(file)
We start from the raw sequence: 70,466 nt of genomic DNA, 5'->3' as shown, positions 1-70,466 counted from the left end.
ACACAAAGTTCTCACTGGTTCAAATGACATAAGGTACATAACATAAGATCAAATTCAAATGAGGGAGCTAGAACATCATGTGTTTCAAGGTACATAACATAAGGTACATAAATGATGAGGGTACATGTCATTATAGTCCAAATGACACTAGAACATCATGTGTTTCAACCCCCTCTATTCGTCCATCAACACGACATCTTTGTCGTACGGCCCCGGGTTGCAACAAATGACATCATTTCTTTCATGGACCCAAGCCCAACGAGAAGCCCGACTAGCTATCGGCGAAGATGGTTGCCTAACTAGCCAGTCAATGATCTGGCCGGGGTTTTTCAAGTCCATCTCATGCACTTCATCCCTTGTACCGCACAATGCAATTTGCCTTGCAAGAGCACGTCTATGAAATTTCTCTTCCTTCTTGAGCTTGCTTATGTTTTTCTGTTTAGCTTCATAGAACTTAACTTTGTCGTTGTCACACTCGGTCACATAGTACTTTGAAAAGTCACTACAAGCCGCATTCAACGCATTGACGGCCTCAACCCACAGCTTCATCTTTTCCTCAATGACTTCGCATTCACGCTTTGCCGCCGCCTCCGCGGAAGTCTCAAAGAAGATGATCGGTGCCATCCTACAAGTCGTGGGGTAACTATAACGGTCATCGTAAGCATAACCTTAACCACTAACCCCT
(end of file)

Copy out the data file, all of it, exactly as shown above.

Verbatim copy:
We start from the raw sequence: 70,466 nt of genomic DNA, 5'->3' as shown, positions 1-70,466 counted from the left end.
ACACAAAGTTCTCACTGGTTCAAATGACATAAGGTACATAACATAAGATCAAATTCAAATGAGGGAGCTAGAACATCATGTGTTTCAAGGTACATAACATAAGGTACATAAATGATGAGGGTACATGTCATTATAGTCCAAATGACACTAGAACATCATGTGTTTCAACCCCCTCTATTCGTCCATCAACACGACATCTTTGTCGTACGGCCCCGGGTTGCAACAAATGACATCATTTCTTTCATGGACCCAAGCCCAACGAGAAGCCCGACTAGCTATCGGCGAAGATGGTTGCCTAACTAGCCAGTCAATGATCTGGCCGGGGTTTTTCAAGTCCATCTCATGCACTTCATCCCTTGTACCGCACAATGCAATTTGCCTTGCAAGAGCACGTCTATGAAATTTCTCTTCCTTCTTGAGCTTGCTTATGTTTTTCTGTTTAGCTTCATAGAACTTAACTTTGTCGTTGTCACACTCGGTCACATAGTACTTTGAAAAGTCACTACAAGCCGCATTCAACGCATTGACGGCCTCAACCCACAGCTTCATCTTTTCCTCAATGACTTCGCATTCACGCTTTGCCGCCGCCTCCGCGGAAGTCTCAAAGAAGATGATCGGTGCCATCCTACAAGTCGTGGGGTAACTATAACGGTCATCGTAAGCATAACCTTAACCACTAACCCCT